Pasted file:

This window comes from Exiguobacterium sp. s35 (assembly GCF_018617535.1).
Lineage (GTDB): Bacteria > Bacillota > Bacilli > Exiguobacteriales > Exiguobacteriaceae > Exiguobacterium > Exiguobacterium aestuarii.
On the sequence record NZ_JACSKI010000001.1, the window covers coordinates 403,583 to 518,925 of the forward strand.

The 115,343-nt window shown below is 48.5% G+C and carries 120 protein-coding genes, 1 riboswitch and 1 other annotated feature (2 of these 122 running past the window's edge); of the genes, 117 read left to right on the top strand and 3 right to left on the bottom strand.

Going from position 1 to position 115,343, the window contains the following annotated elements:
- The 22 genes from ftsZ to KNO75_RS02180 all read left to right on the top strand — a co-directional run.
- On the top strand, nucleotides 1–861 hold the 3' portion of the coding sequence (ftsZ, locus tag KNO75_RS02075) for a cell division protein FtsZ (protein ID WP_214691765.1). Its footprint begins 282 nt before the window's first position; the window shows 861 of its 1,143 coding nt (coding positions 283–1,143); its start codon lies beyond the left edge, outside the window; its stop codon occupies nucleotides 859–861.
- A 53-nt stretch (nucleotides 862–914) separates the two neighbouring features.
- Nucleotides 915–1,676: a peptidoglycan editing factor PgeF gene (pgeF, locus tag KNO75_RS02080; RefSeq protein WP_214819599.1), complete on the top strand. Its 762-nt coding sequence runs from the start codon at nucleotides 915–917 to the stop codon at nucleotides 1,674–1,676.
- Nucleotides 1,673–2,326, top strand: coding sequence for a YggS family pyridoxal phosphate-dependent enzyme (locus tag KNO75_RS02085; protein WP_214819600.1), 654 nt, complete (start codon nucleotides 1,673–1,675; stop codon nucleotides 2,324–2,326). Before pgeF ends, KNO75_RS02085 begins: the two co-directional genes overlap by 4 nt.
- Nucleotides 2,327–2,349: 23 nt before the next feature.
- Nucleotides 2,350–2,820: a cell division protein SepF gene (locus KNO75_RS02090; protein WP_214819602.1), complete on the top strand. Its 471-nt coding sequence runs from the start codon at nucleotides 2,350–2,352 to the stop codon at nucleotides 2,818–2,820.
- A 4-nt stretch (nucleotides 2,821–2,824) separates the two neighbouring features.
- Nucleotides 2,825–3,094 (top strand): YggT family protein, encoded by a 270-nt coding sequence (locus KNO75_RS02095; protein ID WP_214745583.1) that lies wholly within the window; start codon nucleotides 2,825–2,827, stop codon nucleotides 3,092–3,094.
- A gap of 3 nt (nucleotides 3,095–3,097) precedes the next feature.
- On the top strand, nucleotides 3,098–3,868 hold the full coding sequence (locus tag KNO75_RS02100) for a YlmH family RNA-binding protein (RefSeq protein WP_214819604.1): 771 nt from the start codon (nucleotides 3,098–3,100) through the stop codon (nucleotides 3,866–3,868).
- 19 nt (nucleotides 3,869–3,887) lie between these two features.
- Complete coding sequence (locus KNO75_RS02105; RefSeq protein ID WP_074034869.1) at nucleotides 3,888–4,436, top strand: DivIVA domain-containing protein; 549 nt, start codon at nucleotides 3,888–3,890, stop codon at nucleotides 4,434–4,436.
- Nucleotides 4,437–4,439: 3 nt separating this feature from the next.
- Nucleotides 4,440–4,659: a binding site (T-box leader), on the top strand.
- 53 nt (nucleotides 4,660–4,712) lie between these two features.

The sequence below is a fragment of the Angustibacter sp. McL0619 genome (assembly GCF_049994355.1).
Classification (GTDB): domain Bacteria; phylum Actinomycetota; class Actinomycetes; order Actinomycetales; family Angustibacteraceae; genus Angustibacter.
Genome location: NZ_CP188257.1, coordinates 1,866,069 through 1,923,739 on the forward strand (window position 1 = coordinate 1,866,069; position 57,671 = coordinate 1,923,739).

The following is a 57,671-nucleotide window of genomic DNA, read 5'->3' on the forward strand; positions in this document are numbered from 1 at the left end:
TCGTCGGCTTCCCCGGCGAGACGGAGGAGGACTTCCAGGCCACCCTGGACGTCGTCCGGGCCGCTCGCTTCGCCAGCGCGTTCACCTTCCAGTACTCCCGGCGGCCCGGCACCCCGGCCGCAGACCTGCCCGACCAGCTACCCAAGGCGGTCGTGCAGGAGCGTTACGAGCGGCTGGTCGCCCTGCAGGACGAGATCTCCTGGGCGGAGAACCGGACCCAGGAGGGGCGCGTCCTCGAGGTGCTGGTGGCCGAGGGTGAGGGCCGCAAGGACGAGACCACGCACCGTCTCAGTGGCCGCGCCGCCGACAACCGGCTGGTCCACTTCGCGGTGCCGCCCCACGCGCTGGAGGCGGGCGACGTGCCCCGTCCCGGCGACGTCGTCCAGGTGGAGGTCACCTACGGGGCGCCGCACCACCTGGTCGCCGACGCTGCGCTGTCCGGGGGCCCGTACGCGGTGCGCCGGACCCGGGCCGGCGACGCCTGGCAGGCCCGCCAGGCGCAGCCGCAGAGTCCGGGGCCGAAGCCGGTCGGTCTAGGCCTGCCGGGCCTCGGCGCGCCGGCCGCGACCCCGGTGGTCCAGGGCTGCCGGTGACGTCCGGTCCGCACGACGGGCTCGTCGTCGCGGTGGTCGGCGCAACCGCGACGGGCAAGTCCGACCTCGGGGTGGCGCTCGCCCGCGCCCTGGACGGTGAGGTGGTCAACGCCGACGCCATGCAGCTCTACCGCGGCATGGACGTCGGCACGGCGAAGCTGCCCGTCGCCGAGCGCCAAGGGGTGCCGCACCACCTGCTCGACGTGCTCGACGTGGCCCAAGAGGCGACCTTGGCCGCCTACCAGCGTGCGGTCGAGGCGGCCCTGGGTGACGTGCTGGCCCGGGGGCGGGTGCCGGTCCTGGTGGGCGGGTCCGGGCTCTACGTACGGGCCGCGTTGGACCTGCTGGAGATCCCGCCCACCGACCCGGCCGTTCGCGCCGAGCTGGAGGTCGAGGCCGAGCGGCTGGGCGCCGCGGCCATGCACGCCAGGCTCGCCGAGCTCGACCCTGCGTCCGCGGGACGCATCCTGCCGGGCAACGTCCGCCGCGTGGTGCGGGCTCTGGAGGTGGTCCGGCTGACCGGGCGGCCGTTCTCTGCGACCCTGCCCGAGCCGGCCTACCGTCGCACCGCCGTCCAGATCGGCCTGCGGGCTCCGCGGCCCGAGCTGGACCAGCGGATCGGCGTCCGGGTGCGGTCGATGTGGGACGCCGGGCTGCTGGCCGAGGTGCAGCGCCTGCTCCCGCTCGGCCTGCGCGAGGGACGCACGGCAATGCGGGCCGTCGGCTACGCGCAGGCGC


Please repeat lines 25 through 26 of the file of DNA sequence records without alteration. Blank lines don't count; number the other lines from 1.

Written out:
The following is a 57,671-nucleotide window of genomic DNA, read 5'->3' on the forward strand; positions in this document are numbered from 1 at the left end:
TCGTCGGCTTCCCCGGCGAGACGGAGGAGGACTTCCAGGCCACCCTGGACGTCGTCCGGGCCGCTCGCTTCGCCAGCGCGTTCACCTTCCAGTACTCCCGGCGGCCCGGCACCCCGGCCGCAGACCTGCCCGACCAGCTACCCAAGGCGGTCGTGCAGGAGCGTTACGAGCGGCTGGTCGCCCTGCAGGACGAGATCTCCTGGGCGGAGAACCGGACCCAGGAGGGGCGCGTCCTCGAGGTGCTGGTGGCCGAGGGTGAGGGCCGCAAGGACGAGACCACGCACCGTCTCAGTGGCCGCGCCGCCGACAACCGGCTGGTCCACTTCGCGGTGCCGCCCCACGCGCTGGAGGCGGGCGACGTGCCCCGTCCCGGCGACGTCGTCCAGGTGGAGGTCACCTACGGGGCGCCGCACCACCTGGTCGCCGACGCTGCGCTGTCCGGGGGCCCGTACGCGGTGCGCCGGACCCGGGCCGGCGACGCCTGGCAGGCCCGCCAGGCGCAGCCGCAGAGTCCGGGGCCGAAGCCGGTCGGTCTAGGCCTGCCGGGCCTCGGCGCGCCGGCCGCGACCCCGGTGGTCCAGGGCTGCCGGTGACGTCCGGTCCGCACGACGGGCTCGTCGTCGCGGTGGTCGGCGCAACCGCGACGGGCAAGTCCGACCTCGGGGTGGCGCTCGCCCGCGCCCTGGACGGTGAGGTGGTCAACGCCGACGCCATGCAGCTCTACCGCGGCATGGACGTCGGCACGGCGAAGCTGCCCGTCGCCGAGCGCCAAGGGGTGCCGCACCACCTGCTCGACGTGCTCGACGTGGCCCAAGAGGCGACCTTGGCCGCCTACCAGCGTGCGGTCGAGGCGGCCCTGGGTGACGTGCTGGCCCGGGGGCGGGTGCCGGTCCTGGTGGGCGGGTCCGGGCTCTACGTACGGGCCGCGTTGGACCTGCTGGAGATCCCGCCCACCGACCCGGCCGTTCGCGCCGAGCTGGAGGTCGAGGCCGAGCGGCTGGGCGCCGCGGCCATGCACGCCAGGCTCGCCGAGCTCGACCCTGCGTCCGCGGGACGCATCCTGCCGGGCAACGTCCGCCGCGTGGTGCGGGCTCTGGAGGTGGTCCGGCTGACCGGGCGGCCGTTCTCTGCGACCCTGCCCGAGCCGGCCTACCGTCGCACCGCCGTCCAGATCGGCCTGCGGGCTCCGCGGCCCGAGCTGGACCAGCGGATCGGCGTCCGGGTGCGGTCGATGTGGGACGCCGGGCTGCTGGCCGAGGTGCAGCGCCTGCTCCCGCTCGGCCTGCGCGAGGGACGCACGGCAATGCGGGCCGTCGGCTACGCGCAGGCGC